Researchers from the Massachusetts Institute of Technology’s Computer Science and Artificial Intelligence Laboratory (MIT CSAIL) and Harvard University proposed a new system that enforces privacy protections for users — without any help from their web browsers.

The system, known as Veil, allows developers to set up private browsing measures for their pages. According to the researchers’ paper, the system requires no assistance from the user’s web browser, yet can still reduce the likelihood of information leakages resulting from a browser’s privacy mode.

A Unique Approach to Private Browsing

After developers feed their HTML and CSS files through Veil’s compiler, the system searches for cleartext URLs in the data. It then applies the user’s secret key to the URLs it locates and coverts them to blinded references — encrypted URLs that are cryptographically unlinkable — so that attackers can’t trace them back to their original forms.

Blinding servers then receive items uploaded by the compiler and collaborate with the page’s JavaScript to create the blinded URLs. The program also changes the syntax of a page’s content, which alters the clientside representation of the page for each user.

Where Web Browser Protections Fail

The use of blinding servers differentiates Veil from existing private browsing modes, which commonly use the file system or SQLite database to store a session’s data. However, these tools don’t completely delete that information when the session ends.

Curious individuals can also learn about a private browsing mode session by obtaining a webpage state using random access memory (RAM) reflections after the session’s termination. Such weaknesses make it difficult to fully protect users’ privacy when they’re using a private browsing mode.

In the paper, the researchers noted that the way browsers work also contributes to security gaps. “Web browsers are complicated platforms that are continually adding new features (and thus new ways for private information to leak),” they wrote. “As a result, it is difficult to implement even seemingly straightforward approaches for strengthening a browser’s implementation of incognito modes.”

Hope for the Future

The researchers asserted that Veil can have numerous practical applications for helping developers protect users’ digital privacy when browsing the web. For example, they envision developers of a whistleblowing service using the system to prevent employers from tracking visits to the site on employees’ workstations.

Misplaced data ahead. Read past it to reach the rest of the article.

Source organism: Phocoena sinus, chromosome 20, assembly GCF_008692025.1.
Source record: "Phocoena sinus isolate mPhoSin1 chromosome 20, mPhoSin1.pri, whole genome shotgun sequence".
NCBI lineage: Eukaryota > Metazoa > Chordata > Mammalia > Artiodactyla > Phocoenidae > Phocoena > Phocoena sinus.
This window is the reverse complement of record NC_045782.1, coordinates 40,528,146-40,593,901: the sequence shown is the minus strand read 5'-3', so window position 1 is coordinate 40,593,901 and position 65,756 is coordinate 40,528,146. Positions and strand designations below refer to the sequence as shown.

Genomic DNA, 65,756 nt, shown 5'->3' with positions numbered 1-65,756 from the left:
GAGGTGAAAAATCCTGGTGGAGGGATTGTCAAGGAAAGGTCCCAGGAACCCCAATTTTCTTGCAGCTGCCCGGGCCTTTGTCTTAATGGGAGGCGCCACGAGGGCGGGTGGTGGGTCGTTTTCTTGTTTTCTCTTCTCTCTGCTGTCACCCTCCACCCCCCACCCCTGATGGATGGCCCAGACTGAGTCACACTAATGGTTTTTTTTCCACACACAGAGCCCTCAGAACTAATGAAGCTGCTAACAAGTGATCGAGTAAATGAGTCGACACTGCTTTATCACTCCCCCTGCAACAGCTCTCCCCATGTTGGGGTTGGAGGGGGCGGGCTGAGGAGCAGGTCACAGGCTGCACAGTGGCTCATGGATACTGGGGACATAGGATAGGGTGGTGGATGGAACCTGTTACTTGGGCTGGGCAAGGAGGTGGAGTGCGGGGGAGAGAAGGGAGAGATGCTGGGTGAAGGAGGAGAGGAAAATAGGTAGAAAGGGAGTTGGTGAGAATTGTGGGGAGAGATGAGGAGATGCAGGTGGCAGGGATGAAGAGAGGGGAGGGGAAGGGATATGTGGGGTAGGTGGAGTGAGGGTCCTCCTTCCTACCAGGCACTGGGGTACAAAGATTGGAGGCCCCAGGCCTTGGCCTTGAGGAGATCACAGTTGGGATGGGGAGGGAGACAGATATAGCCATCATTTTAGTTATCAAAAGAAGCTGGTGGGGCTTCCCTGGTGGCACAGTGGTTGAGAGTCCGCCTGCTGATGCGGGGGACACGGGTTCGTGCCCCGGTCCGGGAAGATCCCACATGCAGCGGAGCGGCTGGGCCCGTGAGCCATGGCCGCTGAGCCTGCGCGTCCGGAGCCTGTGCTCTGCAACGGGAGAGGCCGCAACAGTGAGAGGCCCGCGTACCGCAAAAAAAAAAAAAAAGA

Veil can’t protect users’ privacy in every scenario, however. It only works against local attackers who access a user’s computer after terminating a private browsing session. In addition, the system is currently powerless against situations in which a bad actor compromises the computer during a protected session and uses keylogging to exfiltrate sensitive information. These risks highlight the importance of users and organizations taking appropriate steps to protect themselves against phishing attacks and other digital threats.

More from

Vulnerability resolution enhanced by integrations

2 min read - Why speed is of the essence in today's cybersecurity landscape? How are you quickly achieving vulnerability resolution?Identifying vulnerabilities should be part of the daily process within an organization. It's an important piece of maintaining an organization’s security posture. However, the complicated nature of modern technologies — and the pace of change — often make vulnerability management a challenging task.In the past, many organizations had to support manual integration work to get different security systems to ‘talk’ to each other. As…

How I got started: SIEM engineer

2 min read - As careers in cybersecurity become increasingly more specialized, Security Information and Event Management (SIEM) engineers are playing a more prominent role. These professionals are like forensic specialists but are also on the front lines protecting sensitive information from the relentless onslaught of cyber threats. SIEM engineers meticulously monitor, analyze and manage security events and incidents within an organization. They leverage SIEM tools to aggregate and correlate data, enabling them to detect anomalies, identify potential threats and respond swiftly to security…

Tequila OS 2.0: The first forensic Linux distribution in Latin America

3 min read - Incident response teams are stretched thin, and the threats are only intensifying. But new tools are helping bridge the gap for cybersecurity pros in Latin America.IBM Security X-Force Threat Intelligence Index 2023 found that 12% of the security incidents X-force responded to were in Latin America. In comparison, 31% were in the Asia-Pacific, followed by Europe with 28%, North America with 25% and the Middle East with 4%. In the Latin American region, Brazil had 67% of incidents that X-Force…

Cost of a data breach 2023: Geographical breakdowns

4 min read - Data breaches can occur anywhere in the world, but they are historically more common in specific countries. Typically, countries with high internet usage and digital services are more prone to data breaches. To that end, IBM’s Cost of a Data Breach Report 2023 looked at 553 organizations of various sizes across 16 countries and geographic regions, and 17 industries. In the report, the top five costs of a data breach by country or region (measured in USD millions) for 2023…